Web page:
My first image in six months...
Click here to view image
Quite amazed I remembered how to use the imaging gear as it's been so long... a few glitches along the way as to be expected, but better to iron them out on a night that wasn't 'really' clear... (quite murky from the heat of the last few days I suppose), but it's a start....
Veil Nebula (EAST) NGC 6992, Caldwell 33, aka the Bridal Veil.
A measly 11x 600sec sub exposures using a 7nm Baader Ha filter with a SBIG 8Mp STF-8000M mono camera on the FSQ-106ED + focal reducer (f/3.6).
Aligned and stacked in Nebulosity (dark and flat frames) and quickly processed in Photoshop CS5 to see what I'd captured!
Will try a more careful process later.
The Veil Nebula is a cloud of heated and ionized gas and dust in the constellation Cygnus. It constitutes the visible portions of the 'Cygnus Loop' (radio source W78, or Sharpless 103), a large but relatively faint supernova remnant. The source supernova exploded some 5,000 to 8,000 years ago, and the remnants have since expanded to cover an area roughly 3 degrees in diameter (about 6 times the diameter, or 36 times the area, of the full moon). The distance to the nebula is not precisely known, but Far Ultraviolet Spectroscopic Explorer (FUSE) data supports a distance of about 1,470 light-years.
The expelled remnants of this supernova can be seen strewn all about the region on long exposure photos, but it is the two brightest parts that are typically seen visually. The brighter, eastern portion can be spotted in binoculars from a dark site as a long curving hazy streak of light.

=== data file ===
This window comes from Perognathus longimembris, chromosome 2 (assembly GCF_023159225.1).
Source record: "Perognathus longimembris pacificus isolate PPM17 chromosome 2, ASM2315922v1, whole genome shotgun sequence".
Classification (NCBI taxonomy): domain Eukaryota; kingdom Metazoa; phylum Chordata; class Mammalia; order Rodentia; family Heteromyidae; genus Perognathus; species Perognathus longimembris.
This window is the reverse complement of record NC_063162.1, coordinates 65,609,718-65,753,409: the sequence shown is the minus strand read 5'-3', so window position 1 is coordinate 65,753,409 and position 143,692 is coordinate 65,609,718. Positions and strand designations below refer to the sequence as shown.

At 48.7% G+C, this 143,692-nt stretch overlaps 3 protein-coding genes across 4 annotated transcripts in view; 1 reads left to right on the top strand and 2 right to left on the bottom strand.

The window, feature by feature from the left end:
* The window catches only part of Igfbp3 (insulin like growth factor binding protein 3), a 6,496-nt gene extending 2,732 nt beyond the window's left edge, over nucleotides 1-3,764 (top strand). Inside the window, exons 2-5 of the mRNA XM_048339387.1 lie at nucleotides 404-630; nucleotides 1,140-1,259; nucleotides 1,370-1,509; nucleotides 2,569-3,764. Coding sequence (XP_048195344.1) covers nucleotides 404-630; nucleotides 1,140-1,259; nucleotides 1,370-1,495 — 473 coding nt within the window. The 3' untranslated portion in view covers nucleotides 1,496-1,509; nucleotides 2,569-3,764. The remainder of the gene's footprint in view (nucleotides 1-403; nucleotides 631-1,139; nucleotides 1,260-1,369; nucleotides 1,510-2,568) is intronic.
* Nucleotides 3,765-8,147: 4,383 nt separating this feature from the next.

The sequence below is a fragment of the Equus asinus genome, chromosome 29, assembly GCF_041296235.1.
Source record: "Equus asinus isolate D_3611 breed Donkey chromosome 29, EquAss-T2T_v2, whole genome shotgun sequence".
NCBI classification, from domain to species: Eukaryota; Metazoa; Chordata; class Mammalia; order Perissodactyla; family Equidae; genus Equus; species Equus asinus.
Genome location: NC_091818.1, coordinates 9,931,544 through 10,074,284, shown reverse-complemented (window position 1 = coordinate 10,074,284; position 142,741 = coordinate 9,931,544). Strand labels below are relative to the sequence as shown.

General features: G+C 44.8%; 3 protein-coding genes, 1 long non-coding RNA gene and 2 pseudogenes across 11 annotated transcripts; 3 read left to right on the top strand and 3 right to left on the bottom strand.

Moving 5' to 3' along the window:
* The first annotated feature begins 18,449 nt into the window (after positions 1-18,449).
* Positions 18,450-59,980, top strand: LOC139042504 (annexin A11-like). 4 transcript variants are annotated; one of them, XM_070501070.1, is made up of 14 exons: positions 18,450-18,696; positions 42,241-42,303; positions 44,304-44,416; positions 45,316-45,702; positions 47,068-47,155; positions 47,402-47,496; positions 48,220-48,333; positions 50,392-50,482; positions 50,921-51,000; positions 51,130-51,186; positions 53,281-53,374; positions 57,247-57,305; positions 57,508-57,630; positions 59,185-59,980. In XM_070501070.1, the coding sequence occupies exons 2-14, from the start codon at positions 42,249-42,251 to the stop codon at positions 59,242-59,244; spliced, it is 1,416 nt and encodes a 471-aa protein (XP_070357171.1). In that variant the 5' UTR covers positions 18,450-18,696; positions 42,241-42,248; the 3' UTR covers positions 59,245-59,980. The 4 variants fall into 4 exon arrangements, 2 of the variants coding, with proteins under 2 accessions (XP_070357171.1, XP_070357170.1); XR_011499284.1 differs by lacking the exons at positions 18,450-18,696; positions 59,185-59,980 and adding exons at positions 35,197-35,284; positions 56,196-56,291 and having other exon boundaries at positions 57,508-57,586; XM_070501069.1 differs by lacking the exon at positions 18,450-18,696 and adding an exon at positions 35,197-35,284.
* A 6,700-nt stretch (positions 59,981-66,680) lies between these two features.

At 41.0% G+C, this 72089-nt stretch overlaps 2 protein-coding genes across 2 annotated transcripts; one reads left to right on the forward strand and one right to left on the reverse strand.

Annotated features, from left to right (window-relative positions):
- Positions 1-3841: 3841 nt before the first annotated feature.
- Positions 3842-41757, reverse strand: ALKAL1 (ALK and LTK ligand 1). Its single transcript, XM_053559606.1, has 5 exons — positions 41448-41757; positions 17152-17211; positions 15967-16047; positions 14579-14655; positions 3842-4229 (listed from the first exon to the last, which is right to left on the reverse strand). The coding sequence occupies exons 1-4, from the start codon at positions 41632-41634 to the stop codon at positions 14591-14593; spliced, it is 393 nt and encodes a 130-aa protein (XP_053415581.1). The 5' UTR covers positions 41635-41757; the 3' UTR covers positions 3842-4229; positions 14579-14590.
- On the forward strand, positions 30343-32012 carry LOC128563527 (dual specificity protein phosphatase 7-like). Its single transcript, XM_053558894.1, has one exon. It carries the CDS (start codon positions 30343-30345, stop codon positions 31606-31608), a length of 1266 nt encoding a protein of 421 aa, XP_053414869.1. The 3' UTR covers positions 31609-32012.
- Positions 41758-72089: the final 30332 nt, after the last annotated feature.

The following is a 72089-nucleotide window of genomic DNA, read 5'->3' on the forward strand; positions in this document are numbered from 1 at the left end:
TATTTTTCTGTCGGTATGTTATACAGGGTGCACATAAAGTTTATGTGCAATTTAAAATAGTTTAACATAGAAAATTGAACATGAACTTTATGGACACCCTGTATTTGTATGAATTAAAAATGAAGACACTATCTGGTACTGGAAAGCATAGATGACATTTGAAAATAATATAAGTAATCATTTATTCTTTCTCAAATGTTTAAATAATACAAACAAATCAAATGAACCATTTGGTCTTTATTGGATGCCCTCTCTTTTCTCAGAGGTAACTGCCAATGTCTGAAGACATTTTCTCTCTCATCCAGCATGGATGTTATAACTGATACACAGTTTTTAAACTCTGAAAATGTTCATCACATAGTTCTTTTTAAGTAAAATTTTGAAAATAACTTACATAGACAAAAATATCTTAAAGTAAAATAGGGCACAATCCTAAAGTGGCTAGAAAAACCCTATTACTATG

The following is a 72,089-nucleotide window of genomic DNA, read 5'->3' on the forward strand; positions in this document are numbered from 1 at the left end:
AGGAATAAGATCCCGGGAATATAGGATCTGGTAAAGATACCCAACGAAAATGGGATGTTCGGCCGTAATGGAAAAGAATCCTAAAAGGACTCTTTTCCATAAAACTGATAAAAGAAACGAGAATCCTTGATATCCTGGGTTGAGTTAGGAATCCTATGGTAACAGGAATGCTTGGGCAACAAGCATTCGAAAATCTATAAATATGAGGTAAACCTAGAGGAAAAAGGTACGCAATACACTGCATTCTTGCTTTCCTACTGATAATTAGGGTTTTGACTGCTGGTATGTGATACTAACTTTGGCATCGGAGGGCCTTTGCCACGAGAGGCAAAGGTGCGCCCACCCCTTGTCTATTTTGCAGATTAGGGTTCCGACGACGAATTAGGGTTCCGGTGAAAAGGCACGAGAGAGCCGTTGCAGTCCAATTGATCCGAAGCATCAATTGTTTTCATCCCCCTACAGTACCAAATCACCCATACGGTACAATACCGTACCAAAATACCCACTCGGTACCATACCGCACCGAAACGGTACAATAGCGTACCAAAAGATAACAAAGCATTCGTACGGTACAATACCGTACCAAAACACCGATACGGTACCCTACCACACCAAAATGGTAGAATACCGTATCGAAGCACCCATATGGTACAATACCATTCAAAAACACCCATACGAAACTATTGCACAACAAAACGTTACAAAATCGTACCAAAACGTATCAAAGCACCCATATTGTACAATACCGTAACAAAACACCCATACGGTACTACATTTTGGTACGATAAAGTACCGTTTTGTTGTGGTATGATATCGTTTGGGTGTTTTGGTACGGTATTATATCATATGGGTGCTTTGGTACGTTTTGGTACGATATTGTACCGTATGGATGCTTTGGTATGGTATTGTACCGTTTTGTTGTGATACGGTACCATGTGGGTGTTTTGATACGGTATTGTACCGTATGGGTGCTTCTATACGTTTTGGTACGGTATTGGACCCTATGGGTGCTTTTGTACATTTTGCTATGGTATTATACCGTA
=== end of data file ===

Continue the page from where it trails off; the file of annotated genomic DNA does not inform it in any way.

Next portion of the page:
Robert Burnham Jr. described the view of the eastern portion (NGC 6992) in six to eight-inch scopes as "looking like a miniature Milky Way in itself in the field. It appears as a faint curved arc like a ghostly white rainbow, over one degree in length."
In modern usage, the names Veil Nebula, Cirrus Nebula, and Filamentary Nebula generally refer to all the visible structure of the remnant, or even to the entire loop itself. The structure is so large that several NGC numbers were assigned to various arcs of the nebula.
Not shown here is the The Western Veil (also known as Caldwell 34), consisting of NGC 6960 (better known as the "Witch's Broom", "Finger of God",or "Filamentary Nebula" near the foreground star 52 Cygni.
NGC 6979 is the fainter triangular nebulosity to the far right - 'Pickering's Triangle' (or Pickering's Triangular Wisp).
Pickering's Triangle is much fainter, and has no NGC number (though 6979 is occasionally used to refer to it). It was discovered photographically in 1904 by Williamina Fleming (after the New General Catalogue was published), but credit went to Edward Charles Pickering, the director of her observatory, as was the custom of the day.
The faint extension to upper left of NGC 6979 is NGC 6974. This one was separately cataloged by Lawrance Parsons in 1873.
NGC 6992 is actually only the upper part of the bright nebula to the left, with the lower part of the brighter area designated as NGC 6995. Both NGC 6992 and 6995 are named the Network Nebula. It was John Herschel who assigned it two different numbers in 1825.
The faint lower extension to that nebula is IC 1340. This one was cataloged by Safford in 1866.